They feared they would not be believed.
For the hundreds of Irish children who were abused by priests, they feared they would not be believed. They feared the power that the abusers held over them because the abusers were people of influence.
Influential, with a clutch of worshippers at their backs, to refute the allegations and tear apart the victim. Clergymen. Doctors. Television actors. Film stars.
Dylan Farrow, daughter of actress Mia Farrow, made accusations against her stepfather many years ago, when she was a child. She came forward and her mother believed her, and then they met the juggernaut that protects the powerful. It was not the famed film director/writer who was demented, no, it was the girl. Making up horrific stories. Likely a figment of Mia Farrow's imagination. Using the daughter to get back at the husband over some marital spat.
The man is a great writer (clergyman). A brilliant comic (priest). Not capable of the actions of which he stood accused.
In a letter to the New York Times today, Ms. Farrow states quite simply what it was like, to not be believed and then to have the protective force behind Woody Allen turned on her.
The abused children of Ireland had the power of the Catholic Church turned on them. For Ms. Farrow, it was the power of the Hollywood elites who held her stepfather in such high regard that he was proclaimed blameless. After suffering abuse, she was made to suffer further. Woody Allen continued on with his life, to win great acclaim from his colleagues who deflected criticism so that there would be no retribution for his sins. The abusing priests continued on with their lives as well, untouched, adored by the parishioners for their apparent godliness.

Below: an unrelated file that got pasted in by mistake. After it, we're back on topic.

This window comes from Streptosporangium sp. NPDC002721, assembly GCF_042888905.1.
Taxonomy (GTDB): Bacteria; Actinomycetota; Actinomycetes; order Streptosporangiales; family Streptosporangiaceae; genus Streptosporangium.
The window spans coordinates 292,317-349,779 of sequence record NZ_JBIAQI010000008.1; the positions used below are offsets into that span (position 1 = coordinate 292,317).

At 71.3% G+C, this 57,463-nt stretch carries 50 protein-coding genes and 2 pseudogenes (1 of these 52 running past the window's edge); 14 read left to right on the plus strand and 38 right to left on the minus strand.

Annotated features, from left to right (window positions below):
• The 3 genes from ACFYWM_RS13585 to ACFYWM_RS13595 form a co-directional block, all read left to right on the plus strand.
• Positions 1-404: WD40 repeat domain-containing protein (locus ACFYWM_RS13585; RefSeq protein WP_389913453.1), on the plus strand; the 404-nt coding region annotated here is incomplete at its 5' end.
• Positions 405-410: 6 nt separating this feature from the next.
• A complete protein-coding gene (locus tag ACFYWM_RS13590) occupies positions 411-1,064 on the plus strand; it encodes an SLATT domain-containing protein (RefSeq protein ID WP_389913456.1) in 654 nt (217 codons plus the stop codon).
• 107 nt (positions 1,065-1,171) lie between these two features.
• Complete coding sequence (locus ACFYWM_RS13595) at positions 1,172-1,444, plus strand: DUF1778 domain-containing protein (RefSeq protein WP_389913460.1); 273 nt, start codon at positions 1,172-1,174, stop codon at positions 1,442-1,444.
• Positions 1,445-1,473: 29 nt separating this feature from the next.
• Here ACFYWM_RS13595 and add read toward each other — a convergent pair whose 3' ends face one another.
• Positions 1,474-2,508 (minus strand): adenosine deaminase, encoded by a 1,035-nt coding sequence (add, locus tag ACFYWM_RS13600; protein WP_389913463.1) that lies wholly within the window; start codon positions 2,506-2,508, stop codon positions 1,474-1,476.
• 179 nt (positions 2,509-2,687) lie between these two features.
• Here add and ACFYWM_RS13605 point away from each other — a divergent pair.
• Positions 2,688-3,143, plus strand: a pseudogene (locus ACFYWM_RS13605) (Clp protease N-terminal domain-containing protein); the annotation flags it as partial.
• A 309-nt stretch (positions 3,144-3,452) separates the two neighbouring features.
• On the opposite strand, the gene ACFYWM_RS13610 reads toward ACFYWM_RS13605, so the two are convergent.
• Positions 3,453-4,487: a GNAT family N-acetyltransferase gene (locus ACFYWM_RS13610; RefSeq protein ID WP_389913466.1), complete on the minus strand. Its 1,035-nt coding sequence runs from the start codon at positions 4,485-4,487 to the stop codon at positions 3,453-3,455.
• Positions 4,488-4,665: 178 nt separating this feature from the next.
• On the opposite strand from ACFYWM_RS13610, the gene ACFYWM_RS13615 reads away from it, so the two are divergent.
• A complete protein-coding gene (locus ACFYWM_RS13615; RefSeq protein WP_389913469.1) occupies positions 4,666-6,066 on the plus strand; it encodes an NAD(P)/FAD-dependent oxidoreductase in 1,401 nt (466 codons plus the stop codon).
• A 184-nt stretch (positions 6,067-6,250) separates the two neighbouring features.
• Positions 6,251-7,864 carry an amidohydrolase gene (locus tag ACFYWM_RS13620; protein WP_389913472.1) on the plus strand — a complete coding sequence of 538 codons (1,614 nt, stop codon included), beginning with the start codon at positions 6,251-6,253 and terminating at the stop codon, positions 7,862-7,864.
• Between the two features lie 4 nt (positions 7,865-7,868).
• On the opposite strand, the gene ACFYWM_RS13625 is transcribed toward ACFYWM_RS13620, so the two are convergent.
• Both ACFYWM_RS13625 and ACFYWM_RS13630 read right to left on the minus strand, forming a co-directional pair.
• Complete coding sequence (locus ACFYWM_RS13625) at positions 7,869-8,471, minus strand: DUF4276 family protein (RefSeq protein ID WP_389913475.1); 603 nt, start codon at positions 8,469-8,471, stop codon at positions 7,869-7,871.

The Catholic Church rallied around its pedophiles and shielded them from prosecution. Hollywood rallied around its pedophile and shielded him as well, and in both cases, the children who were harmed were left to fend for themselves, to be seen as liars or psychopaths, fantasists looking to bring down someone of influence, someone important, someone beloved by the masses.
Now the abused has come forward, to speak truth to power at a time when her abuser is being lauded for his body of work. Can you blame her? But will the protectors of the powerful take another look at what they've said and done, see that they are complicit in a crime by their silence? Or will they shrug like they did when Woody Allen married his adopted daughter, and go back to heaping praise on a talented man?